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British Airways announces waste-to-sustainable fuel plant in Essex



British Airways has announced that it is moving forward with plans to build the world’s first plant that will convert landfill waste into sustainable jet fuel on an industrial estate in Essex.

Located on the site of the former Coryton oil refinery in Thurrock, the pioneering GreenSky facility will be developed in partnership with alternative fuel specialists Solena Fuels.

Its designers say 575,000 tonnes of waste that would otherwise be destined for landfill or incineration will be converted into synthetic gas and then into 120,000 tonnes of clean liquid fuel.

British Airways has signed off on a long-term deal to purchase all 50,000 tonnes per annum of the fuel “at market competitive rates”.

Construction should begin next year, and the plant is expected to begin operating in 2017 – though the longstanding plans have been pushed back before.

British Airways also says 1,000 construction workers will be hired to build the facility which is due to be completed in 2017, creating up to 150 permanent jobs. 

Barclays will be acting as financial adviser to the GreenSky project. Gabriel Buck, head of CAPEX financing solutions, said, “This is undoubtedly a unique and ground-breaking project.  The economic and environmental fundamentals will, we believe, be attractive to investors from both a debt and equity perspective.”  

Many environmentalists and aviation officials are hopeful that sustainable jet fuel – which can be mixed with traditional fuel – can help aviation clean up its act. 

The industry is a big contributor to climate change, and its greenhouse gas emissions are set to rise with demand for flights, driven by a rapidly expanding global middle-class.

The European commission says that by 2020, global international aviation emissions will increase by around 70% from 2005 levels, even accounting for the anticipated improvements in energy efficiency. 

The UK government’s climate watchdog, the Committee on Climate Change, estimates that, if left unchecked, aviation could account for 15-20% of global greenhouse gas emissions by 2050. 

Willie Walsh, chief executive of British Airways’ parent company IAG, said the plans are evidence that the aviation industry is striving to change.

“The sustainable jet fuel produced each year will be enough to power our flights from London City airport twice over with carbon savings the equivalent of taking 150,000 cars off the road”, he added.

Many leading airlines, including Virgin Atlantic Airways and Qatar Airways, have already pledged to buy eco-friendly fuel. The announcement also comes two weeks ahead of the 2014 Global Sustainable Aviation Summit in Geneva.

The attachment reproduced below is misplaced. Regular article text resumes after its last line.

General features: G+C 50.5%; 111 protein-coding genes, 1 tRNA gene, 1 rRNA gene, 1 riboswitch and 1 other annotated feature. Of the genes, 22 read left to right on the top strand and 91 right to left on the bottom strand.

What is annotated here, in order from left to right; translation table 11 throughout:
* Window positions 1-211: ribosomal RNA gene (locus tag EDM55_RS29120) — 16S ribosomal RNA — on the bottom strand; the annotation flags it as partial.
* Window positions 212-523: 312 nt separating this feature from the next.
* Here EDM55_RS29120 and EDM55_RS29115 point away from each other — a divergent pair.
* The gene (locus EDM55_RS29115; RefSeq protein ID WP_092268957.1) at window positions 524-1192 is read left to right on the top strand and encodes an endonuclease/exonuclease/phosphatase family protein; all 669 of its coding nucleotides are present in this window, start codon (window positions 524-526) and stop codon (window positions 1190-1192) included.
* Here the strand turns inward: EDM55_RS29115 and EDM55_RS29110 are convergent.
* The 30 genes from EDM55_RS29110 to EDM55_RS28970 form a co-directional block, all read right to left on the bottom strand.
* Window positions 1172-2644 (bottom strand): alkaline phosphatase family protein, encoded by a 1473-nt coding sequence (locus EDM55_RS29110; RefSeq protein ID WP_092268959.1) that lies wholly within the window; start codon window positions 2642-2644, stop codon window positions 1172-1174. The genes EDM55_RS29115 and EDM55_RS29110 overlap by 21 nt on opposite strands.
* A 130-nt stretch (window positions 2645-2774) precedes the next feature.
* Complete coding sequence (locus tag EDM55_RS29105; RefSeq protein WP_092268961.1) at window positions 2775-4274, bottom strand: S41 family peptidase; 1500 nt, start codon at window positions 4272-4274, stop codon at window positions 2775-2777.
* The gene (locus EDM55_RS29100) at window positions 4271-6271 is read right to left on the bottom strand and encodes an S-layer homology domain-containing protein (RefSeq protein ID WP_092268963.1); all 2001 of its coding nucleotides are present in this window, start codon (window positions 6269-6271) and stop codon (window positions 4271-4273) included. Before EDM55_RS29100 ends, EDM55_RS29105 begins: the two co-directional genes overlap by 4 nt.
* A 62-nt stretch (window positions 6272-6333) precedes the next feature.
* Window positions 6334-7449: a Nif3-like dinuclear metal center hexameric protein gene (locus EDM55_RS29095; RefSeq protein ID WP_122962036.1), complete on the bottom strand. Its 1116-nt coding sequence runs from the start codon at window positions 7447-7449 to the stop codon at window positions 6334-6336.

Speaking to Blue & Green Tomorrow in March, Terry Mutter, director of enterprise strategy for Boeing Environment, Health and Safety, said the aviation industry was working hard to reduce its environmental impact.

“If we can make sure those parts of the system more efficient, the industry has a much better chance of being able to grow whilst reducing its overall footprint”, he said. 

However, not everyone is convinced that clean jet fuel is a viable solution, at least in the short-term. A 2012 WWF report, produced in collaboration with the Aviation Environment Trust and based on figures from the UN Environment Programme (UNEP), suggested that emission reductions made by alternative fuels will not keep pace with the growth of air traffic.

Critics have also stressed that biofuels used by planes must not be grown from crops that can have an extremely damaging environmental impact themselves.

Photo: BriYYZ via flickr

Further reading:

Boeing: sustainability is ‘the right thing to do for business’

Sustainable transport: to fly, or not to fly?

Airport expansion: cost of flights might need to rise to meet climate goals

Air travel more fuel efficient than driving

Guide to Sustainable Transport 2014


Is Wood Burning Sustainable For Your Home?



sustainable wood burning ideas

Wood is a classic heat source, whether we think about people gathered around a campfire or wood stoves in old cabins, but is it a sustainable source of heat in modern society? The answer is an ambivalent one. In certain settings, wood heat is an ideal solution, but for the majority of homes, it isn’t especially suitable. So what’s the tipping point?

Wood heat is ideal for small homes on large properties, for individuals who can gather their own wood, and who have modern wood burning ovens. A green approach to wood heat is one of biofuel on the smallest of scales.

Is Biofuel Green?

One of the reasons that wood heat is a source of so much divide in the eco-friendly community is that it’s a renewable resource and renewable has become synonymous with green. What wood heat isn’t, though, is clean or healthy. It lets off a significant amount of carbon and particulates, and trees certainly don’t grow as quickly as it’s consumed for heat.

Of course, wood is a much less harmful source of heat than coal, but for scientists interested in developing green energy sources, it makes more sense to focus on solar and wind power. Why, then, would they invest in improved wood burning technology?

Homegrown Technology

Solar and wind technology are good large-scale energy solutions, but when it comes to small-space heating, wood has its own advantages. First, wood heat is in keeping with the DIY spirit of homesteaders and tiny house enthusiasts. These individuals are more likely to be driven to gather their own wood and live in small spaces that can be effectively heated as such.